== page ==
I got rid of my iPhone... This is what happened.




Hey friends, today I want to share about something pretty cool that I decided to do: get rid of my iPhone.


Well actually, I switched out my iPhone with The Light Phone.


Many of you probably have never heard of The Light Phone and don't know what that is (I will get into those details soon). But first, I want share about the problem I was experiencing with a highly connected, highly distracted life...


The smartphone. We all have it (well, most of us do). The smartphone truly allows us to do so many things at the touch of our fingertips. We can find recipes for dinner, pay bills, take photos, store photos, remember things, navigate places.... you name it.


We can do all these things almost effortlessly. It's amazing.


However, I have a problem with the smartphone. My problem with my iPhone is that I'm addicted.


Yes, addicted.


While the iPhone tells me that it will make me more free by allowing me to do all these things whenever I want, I have found that it's more like I'm chained to my iPhone.


The problem with being able to do everything with the iPhone, is that my life is so intricately dependent on it that I feel like I can't go anywhere or do anything unless it is on me.


To me, that's a problem.


I don't know about you, but I want to live a free life. I don't want to be so attached and dependent on something that when I don't have it, I feel crippled.


Try going a day without your smartphone.


I did. It felt like I was missing a limb.


Do we really want to be so dependent on something that when we lose it, we feel like part of our body just got chopped off?


Then there's the problem with my constant distractedness.


I'm telling you, I found myself at a point a few months ago sitting at a stop light and automatically reaching for my phone to check my emails. My emails. Why would I need to do that in the middle of my commute? It had become muscle memory, reaching for my phone during moments of silence or lulls in the day. It's like my arm knew what to do without me even thinking: grab the phone, find out if someone texted me, find out if someone loved me today, distract myself with apps so I'm not alone with myself and quiet in the moment.


And this is what scared me: that even in my own solitude and silence, I was incapable of simply being. I was always reaching for my phone somehow. Setting limits? Forget it. Self-discipline with that iPhone rarely worked.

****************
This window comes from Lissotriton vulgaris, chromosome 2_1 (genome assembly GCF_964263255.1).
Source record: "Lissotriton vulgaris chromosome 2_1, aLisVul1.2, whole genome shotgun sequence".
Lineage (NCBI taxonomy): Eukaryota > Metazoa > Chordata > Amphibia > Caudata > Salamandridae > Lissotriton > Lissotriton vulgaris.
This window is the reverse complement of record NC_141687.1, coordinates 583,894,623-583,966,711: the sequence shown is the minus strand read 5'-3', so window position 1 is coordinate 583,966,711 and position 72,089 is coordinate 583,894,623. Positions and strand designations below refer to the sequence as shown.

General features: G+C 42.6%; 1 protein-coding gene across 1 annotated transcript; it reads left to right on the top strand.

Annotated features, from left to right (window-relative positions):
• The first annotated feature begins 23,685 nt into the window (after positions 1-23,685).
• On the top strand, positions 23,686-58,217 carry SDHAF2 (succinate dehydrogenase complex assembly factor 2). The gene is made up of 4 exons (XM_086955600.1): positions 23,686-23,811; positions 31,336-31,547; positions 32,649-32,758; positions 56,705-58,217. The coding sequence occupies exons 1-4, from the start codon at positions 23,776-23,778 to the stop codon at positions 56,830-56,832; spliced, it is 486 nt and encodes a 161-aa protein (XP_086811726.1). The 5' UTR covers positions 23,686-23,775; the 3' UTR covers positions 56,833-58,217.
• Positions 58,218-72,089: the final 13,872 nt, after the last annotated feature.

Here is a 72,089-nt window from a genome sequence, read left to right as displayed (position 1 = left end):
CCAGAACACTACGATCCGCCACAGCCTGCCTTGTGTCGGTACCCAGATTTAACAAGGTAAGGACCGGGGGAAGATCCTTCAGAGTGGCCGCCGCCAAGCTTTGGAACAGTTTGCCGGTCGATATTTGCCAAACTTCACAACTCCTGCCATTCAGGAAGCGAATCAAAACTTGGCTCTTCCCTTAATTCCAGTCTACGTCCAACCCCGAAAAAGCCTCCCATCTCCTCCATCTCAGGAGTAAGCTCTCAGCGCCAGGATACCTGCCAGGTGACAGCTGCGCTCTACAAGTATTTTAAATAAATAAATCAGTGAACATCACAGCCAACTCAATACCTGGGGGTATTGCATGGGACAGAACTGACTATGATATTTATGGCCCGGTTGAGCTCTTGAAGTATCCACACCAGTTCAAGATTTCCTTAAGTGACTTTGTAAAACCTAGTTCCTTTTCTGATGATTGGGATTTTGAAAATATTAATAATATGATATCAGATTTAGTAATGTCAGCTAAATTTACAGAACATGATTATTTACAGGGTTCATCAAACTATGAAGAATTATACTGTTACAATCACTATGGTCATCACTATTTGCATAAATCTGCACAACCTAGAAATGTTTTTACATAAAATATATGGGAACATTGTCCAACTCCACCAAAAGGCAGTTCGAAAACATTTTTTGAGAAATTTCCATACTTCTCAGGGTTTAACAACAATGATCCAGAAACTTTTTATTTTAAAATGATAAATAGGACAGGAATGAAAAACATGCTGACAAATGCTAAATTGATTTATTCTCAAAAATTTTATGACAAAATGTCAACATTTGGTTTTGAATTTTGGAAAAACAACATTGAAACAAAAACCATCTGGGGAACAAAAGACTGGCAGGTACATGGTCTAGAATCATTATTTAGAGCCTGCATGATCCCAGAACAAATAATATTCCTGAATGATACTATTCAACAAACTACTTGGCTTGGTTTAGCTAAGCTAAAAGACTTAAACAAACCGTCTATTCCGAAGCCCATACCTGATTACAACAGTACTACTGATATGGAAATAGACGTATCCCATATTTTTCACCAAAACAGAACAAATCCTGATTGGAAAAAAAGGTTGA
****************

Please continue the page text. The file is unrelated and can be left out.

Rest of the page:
I would say that I had an addiction.


Maybe this sounds familiar.


But I cannot be too hard on myself or others because this is how the iPhone was designed. To be used as long as possible, for as many things as possible. While at first that sounds amazing, I have been starting to realize that that's actually a recipe for dependence, slavery– intellectual, physical, and emotional slavery in every sense of the word.


Last month, I decided that I don't want to be a slave anymore. I want to be free.





The Light Phone

(This is not sponsored: just purely sharing my experience.)


I was at an event where I met this young woman who was using a phone that did not look smart. But it did not look dumb either. The best way I can describe it is that it was a minimalist smartphone.


What does that mean?


Well, it has your basics. All the things you need in order to "survive" in this high tech world: phone calls, texting, alarm, GPS navigation, podcast, music, wifi hotspot.


The Light Phone is designed to be used as little as possible. It's the phone that actually respects you.


In order to use, all you have to do is move your SIM card (small chip that holds your phone service) from your iPhone to the Light Phone. That's it. You could switch back and forth if you wanted to use the Light Phone as a weekend phone, or as a phone to disconnect periodically. Or you can keep it in the Light Phone permanently like I do.


I would like to write a detailed review on the Light Phone, so you can learn more about what I like about the Light Phone and what I think it's lacking (but I'll have to save that for another post).